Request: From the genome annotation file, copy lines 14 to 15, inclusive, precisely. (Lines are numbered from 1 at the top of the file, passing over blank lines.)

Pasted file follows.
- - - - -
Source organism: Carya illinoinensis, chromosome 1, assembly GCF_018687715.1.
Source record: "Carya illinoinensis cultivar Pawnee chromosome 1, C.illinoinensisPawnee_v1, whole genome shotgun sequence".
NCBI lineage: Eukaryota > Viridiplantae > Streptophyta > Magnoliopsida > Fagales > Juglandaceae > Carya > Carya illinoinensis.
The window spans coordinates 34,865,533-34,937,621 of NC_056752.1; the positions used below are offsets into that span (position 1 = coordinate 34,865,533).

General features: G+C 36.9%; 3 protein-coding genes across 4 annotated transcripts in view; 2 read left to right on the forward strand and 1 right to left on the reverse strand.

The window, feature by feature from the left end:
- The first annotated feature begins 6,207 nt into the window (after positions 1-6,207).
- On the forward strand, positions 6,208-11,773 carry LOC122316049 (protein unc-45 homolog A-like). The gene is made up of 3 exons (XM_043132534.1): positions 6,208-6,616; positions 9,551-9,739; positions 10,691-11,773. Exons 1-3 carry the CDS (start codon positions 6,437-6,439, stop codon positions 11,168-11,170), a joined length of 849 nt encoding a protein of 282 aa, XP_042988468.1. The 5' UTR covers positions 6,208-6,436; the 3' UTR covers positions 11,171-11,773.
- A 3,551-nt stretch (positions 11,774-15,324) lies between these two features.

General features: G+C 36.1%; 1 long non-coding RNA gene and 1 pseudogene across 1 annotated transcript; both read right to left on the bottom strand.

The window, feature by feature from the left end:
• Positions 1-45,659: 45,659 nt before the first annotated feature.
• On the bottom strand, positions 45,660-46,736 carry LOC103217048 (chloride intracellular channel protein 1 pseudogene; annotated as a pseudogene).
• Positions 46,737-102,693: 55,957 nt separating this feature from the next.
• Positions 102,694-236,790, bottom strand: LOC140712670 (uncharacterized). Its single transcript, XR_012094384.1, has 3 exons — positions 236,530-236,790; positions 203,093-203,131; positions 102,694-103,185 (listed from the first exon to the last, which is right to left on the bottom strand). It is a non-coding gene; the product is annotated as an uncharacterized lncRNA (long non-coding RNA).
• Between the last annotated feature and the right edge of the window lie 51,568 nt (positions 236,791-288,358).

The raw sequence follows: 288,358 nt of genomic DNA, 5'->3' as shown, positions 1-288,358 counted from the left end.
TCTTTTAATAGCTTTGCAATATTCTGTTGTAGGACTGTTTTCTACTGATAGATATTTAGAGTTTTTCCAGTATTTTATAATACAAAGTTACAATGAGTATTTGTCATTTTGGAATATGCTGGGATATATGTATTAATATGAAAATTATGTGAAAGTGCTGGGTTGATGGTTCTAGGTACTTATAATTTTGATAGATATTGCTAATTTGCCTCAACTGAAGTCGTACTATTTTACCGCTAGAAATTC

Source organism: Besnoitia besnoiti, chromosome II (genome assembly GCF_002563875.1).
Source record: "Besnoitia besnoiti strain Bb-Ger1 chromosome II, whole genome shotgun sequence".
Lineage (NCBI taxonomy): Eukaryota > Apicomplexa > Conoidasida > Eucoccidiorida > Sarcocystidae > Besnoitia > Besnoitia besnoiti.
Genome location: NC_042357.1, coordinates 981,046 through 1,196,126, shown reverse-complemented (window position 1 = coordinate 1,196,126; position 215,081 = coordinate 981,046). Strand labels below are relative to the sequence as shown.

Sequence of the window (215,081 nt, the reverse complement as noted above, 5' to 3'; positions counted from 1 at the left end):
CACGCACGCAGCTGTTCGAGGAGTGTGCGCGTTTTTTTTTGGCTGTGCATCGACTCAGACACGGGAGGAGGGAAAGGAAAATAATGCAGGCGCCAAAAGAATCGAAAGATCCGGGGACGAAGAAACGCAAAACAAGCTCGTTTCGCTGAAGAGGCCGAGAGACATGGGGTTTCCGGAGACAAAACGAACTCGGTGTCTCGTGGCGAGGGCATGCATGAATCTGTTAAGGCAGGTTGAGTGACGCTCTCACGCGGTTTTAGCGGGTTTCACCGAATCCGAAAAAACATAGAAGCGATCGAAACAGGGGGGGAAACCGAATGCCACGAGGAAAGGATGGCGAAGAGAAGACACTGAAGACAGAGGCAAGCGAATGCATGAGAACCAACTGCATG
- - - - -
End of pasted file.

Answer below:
• Positions 46,737-102,693: 55,957 nt separating this feature from the next.
• Positions 102,694-236,790, bottom strand: LOC140712670 (uncharacterized). Its single transcript, XR_012094384.1, has 3 exons — positions 236,530-236,790; positions 203,093-203,131; positions 102,694-103,185 (listed from the first exon to the last, which is right to left on the bottom strand). It is a non-coding gene; the product is annotated as an uncharacterized lncRNA (long non-coding RNA).